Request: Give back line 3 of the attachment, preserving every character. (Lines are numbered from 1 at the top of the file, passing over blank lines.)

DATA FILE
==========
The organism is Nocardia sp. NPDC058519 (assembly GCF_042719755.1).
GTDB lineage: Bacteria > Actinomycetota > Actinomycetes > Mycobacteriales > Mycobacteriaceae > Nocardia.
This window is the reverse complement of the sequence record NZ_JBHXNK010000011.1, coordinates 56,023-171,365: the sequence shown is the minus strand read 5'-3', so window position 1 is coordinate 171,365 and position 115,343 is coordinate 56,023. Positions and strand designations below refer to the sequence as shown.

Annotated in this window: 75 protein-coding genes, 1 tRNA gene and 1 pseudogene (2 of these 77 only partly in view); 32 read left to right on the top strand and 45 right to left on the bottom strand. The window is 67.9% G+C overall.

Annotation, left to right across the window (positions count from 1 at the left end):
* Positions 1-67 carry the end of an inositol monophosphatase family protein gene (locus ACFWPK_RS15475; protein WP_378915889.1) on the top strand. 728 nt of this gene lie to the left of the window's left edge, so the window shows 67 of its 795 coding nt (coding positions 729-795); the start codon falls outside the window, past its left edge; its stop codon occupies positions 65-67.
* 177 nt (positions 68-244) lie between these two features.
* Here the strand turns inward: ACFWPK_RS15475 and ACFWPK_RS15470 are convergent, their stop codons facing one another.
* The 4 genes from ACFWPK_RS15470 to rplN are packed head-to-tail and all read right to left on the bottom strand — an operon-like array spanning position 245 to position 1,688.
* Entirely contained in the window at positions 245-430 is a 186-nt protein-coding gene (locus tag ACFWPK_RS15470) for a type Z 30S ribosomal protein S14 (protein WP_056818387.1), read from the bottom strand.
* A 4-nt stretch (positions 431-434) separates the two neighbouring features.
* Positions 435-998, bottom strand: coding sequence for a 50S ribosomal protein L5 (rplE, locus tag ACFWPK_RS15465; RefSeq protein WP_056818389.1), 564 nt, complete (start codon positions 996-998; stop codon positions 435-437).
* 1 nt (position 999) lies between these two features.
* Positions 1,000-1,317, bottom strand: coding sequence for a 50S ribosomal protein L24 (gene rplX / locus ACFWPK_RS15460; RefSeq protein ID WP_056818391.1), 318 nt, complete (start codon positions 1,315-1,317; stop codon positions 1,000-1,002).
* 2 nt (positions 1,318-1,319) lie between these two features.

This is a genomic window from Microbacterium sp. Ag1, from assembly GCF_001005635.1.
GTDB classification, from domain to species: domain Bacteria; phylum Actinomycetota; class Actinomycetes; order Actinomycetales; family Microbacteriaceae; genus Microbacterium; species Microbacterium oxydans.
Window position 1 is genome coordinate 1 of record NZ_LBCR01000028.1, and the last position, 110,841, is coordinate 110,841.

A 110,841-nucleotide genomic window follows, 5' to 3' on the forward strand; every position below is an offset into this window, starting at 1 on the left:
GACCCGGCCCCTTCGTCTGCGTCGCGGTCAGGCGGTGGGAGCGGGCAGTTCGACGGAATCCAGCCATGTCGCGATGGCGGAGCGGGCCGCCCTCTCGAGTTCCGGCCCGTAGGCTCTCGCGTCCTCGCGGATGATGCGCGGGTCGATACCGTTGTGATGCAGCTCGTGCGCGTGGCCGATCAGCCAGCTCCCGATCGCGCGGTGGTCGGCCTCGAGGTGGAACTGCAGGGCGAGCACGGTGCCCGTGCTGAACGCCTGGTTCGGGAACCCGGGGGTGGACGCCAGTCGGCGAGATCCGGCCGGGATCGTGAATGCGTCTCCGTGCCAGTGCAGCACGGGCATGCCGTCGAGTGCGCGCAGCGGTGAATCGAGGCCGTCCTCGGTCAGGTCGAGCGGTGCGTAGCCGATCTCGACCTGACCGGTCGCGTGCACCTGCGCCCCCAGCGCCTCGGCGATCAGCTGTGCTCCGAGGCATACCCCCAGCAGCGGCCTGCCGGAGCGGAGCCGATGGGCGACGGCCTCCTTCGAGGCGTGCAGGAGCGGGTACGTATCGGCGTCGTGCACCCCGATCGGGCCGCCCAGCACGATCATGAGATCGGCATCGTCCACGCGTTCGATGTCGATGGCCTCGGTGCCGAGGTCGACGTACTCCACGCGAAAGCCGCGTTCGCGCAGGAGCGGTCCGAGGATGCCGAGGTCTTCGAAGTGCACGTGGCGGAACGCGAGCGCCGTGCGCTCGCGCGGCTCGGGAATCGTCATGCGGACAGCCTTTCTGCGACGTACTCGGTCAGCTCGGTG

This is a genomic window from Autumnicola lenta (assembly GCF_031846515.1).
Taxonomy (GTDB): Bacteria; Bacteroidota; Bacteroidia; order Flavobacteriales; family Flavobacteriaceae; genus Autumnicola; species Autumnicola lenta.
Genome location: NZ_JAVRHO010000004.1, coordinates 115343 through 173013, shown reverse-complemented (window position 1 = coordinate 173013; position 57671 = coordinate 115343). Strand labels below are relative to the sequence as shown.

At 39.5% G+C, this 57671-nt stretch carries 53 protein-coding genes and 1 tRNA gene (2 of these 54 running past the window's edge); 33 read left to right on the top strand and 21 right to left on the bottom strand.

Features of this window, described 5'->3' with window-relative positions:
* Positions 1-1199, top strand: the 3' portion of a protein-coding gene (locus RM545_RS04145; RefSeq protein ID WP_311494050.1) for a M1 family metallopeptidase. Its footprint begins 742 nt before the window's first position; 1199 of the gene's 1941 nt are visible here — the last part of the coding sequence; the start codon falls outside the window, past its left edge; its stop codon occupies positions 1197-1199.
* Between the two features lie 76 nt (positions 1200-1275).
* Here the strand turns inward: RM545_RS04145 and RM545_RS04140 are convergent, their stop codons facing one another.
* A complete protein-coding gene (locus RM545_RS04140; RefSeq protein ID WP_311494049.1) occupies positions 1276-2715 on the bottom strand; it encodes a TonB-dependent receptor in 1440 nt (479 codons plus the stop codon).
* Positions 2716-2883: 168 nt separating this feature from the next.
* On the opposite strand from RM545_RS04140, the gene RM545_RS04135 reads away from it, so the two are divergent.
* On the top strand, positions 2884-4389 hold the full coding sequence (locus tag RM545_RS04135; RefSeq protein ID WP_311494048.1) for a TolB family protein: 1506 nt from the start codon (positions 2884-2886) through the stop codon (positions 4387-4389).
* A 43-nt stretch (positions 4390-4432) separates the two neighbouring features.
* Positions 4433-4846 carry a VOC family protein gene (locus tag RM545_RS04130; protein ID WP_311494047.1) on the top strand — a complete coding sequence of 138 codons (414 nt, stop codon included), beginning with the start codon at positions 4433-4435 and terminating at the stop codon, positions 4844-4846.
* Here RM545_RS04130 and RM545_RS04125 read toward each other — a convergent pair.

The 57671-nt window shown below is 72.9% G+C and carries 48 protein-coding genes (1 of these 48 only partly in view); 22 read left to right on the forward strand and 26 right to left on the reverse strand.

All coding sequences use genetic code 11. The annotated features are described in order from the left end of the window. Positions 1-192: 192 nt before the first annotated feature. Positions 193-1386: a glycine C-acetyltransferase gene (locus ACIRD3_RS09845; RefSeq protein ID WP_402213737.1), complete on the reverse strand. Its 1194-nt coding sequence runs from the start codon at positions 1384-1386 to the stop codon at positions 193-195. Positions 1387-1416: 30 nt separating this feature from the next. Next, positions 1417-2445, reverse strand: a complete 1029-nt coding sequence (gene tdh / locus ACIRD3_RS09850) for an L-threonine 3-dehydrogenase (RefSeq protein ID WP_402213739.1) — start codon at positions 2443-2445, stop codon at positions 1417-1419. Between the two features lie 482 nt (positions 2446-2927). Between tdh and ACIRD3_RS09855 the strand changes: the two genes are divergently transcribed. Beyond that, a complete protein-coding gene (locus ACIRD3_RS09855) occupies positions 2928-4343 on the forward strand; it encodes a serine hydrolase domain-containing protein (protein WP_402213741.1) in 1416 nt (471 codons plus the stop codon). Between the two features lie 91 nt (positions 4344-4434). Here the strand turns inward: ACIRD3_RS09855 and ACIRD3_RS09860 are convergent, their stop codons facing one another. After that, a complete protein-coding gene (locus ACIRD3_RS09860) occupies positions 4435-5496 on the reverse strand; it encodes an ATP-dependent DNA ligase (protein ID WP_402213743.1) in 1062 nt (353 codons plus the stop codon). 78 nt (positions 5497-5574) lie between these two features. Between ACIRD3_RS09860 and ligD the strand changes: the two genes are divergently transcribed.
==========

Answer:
This window is the reverse complement of the sequence record NZ_JBHXNK010000011.1, coordinates 56,023-171,365: the sequence shown is the minus strand read 5'-3', so window position 1 is coordinate 171,365 and position 115,343 is coordinate 56,023. Positions and strand designations below refer to the sequence as shown.